26 Nov. 2012
Early risk factors for being a bully, victim, or bully/victim in late elementary and early secondary education. The longitudinal TRAIL study By Danielle EMC Jansen, Rene Veenstra, Johan Ormel, Frank C Verhulst and Sijmen A Reijeveld
This research discusses the influence of early risk factors on later involvement in bullying. In the beginning of the article, the authors mentioned that while bullying is a serious problem in school all over the world, the most researches on bullying focus on characteristics of children at the moment they already are involved in bullying. Thus there are limited data regarding the impact of early risk factors in bullying. They examined the influence of preschool behaviors, family characteristics, and parental mental health on bullying and victimization. Their examination includes obtaining data of family characteristics, parental mental health and retrospectively on children’s preschool behavior with survey method. Then, they measured the schoolmate’s reports for involvement of adolescents in bullying or victimization at age 11 and 13.5. As the research conclusion, variety of aspects such as behavior in preschool, emotional problem, motor problem, socio-economic status, and family breakup, are linked to the involvement in bullying at a later age. The authors emphasize that focusing on risk groups in early age enhances prevention of bullying and its consequences.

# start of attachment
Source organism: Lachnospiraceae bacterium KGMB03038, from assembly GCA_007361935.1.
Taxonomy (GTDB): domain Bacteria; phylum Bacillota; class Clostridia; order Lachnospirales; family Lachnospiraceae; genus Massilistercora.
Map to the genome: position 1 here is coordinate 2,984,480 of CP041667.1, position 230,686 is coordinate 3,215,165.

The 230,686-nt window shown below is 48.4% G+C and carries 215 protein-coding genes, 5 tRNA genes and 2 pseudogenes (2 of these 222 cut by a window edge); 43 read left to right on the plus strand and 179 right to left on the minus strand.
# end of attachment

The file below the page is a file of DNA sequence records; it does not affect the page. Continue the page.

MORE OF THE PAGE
In this article, the authors are indicating the problem that bullying is a significant issue all over the world, and that there are only limited evidence that associate features of children background before they were involved in bullying. As a solution to this problem, the authors wanted to seek the risk factors; especially before children begin social relationship. They designed their research to examine the impact of the children’s background during the preschool age on bullying at the early teen age. The study subjects’ family...
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